As human beings, our job in life is to help people realize how rare and valuable each one of us really is, that each of us has something that no one else has—or ever will have—something inside that is unique to all time. It’s our job to encourage each other to discover that uniqueness and to provide ways of developing its expression.
fred rogers

fred’s effect on the public extended far beyond the viewing audience of his television program. From the very beginning, Mister Rogers’ Neighborhood was recognized as having a mission unlike other children’s television programming. The Neighborhood became synonymous with a concern for children and their families. As a consequence, Fred became a spokesperson for children and their caregivers everywhere.

What we now take for granted as common issues for discussion in the public forum of the media were subjects Mister Rogers’ Neighborhood introduced into the conversation. Divorce, death, disabilities, and diversity were all topics Fred took on. With his simple, honest approach, Fred discussed children’s fears about visiting the dentist, getting a haircut, disappearing down the bathtub drain, and going to school for the first time.

Through music and stories, his caring and wisdom transcended every barrier; his advocacy for children was truly an advocacy for the human race. My family and I are incredibly grateful to have enjoyed his friendship.
yo-yo ma, cellist

In 2003, Time Magazine columnist James Poniewozik wrote, “Mister Rogers was softer than anyone else in children’s TV because so many of the messages he had to impart were harder…. Mister Rogers spoke softly, but he never soft-pedaled. And he knew how to be both compassionate and authoritative.” The messages Fred communicated were relevant not only to children, but also to adults, independent of their roles as parents, and to humanity at large.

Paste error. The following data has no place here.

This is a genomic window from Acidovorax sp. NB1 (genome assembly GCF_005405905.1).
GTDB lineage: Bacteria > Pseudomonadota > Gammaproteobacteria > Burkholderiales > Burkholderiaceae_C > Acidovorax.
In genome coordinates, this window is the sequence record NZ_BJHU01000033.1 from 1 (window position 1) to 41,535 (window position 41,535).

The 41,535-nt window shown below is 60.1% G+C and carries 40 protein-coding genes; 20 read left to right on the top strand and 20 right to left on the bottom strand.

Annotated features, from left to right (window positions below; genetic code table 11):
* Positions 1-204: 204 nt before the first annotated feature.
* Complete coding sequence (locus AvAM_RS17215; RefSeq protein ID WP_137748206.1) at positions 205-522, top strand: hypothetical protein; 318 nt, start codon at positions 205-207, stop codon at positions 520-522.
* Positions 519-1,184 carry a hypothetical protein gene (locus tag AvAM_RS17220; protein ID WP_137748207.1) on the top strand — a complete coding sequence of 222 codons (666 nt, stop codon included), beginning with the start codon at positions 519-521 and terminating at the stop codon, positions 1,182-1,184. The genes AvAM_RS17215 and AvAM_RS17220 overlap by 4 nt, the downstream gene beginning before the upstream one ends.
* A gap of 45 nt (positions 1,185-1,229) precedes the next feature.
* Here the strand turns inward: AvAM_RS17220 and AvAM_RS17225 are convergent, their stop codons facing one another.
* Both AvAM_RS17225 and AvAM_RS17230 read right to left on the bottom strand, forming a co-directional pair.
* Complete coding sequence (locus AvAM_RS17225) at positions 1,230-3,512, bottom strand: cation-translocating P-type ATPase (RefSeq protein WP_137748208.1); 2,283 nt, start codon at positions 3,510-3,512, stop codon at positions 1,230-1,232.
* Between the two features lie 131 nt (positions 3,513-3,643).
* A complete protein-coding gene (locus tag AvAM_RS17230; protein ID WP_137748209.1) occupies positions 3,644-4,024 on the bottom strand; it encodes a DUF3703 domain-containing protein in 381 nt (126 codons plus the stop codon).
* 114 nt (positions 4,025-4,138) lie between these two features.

Fred was always an advocate for the needs of children and families, but, over time, he became their public voice as well. In 1969, he appeared before a United States Senate subcommittee to give testimony in support of reinstating funding for public television. The chairman, Senator John Pastore, was a notoriously gruff and impatient presence, and he was prepared to dismiss Fred with barely a hearing. Yet within a few minutes, Fred had won him over. The senator said that Rogers had given him “goose bumps,” and because of Fred’s stirring words, the subcommittee approved the 20 million dollars in funding.


Fred was the recipient of two George Foster Peabody Awards, five Emmys, including an Emmy for Lifetime Achievement from the national Academy of Television Arts and Sciences, a Lifetime Achievement Award from the TV Critics Association, and every major award in television for which he was eligible. He received more than 40 honorary degrees and delivered commencement speeches at colleges and universities across the country; he delivered the commencement addresses at Saint Vincent College in 1973 and in 2000. In 1979, the 25th anniversary of Fred’s work in children’s television was celebrated with a three-day symposium held at Saint Vincent College. In 2002, President George W. Bush presented the Presidential Medal of Freedom to Fred, citing his more than 30 years of entertaining and educating children through Mister Rogers’ Neighborhood and commending his “legendary commitment to young people” as “an enriching part of American life.” On January 1, 2003, in his last public appearance, Fred served as a Grand Marshal of the Tournament of Roses Parade, and he tossed the coin for the Rose Bowl Game.

Fred’s work still has an enormous impact today. The Fred Rogers Company continues to distribute his work and produce projects in various media, and the Fred Rogers Archive at the Fred Rogers Center for Early Learning and Children’s Media is preserving his work for access by researchers, educators, and others.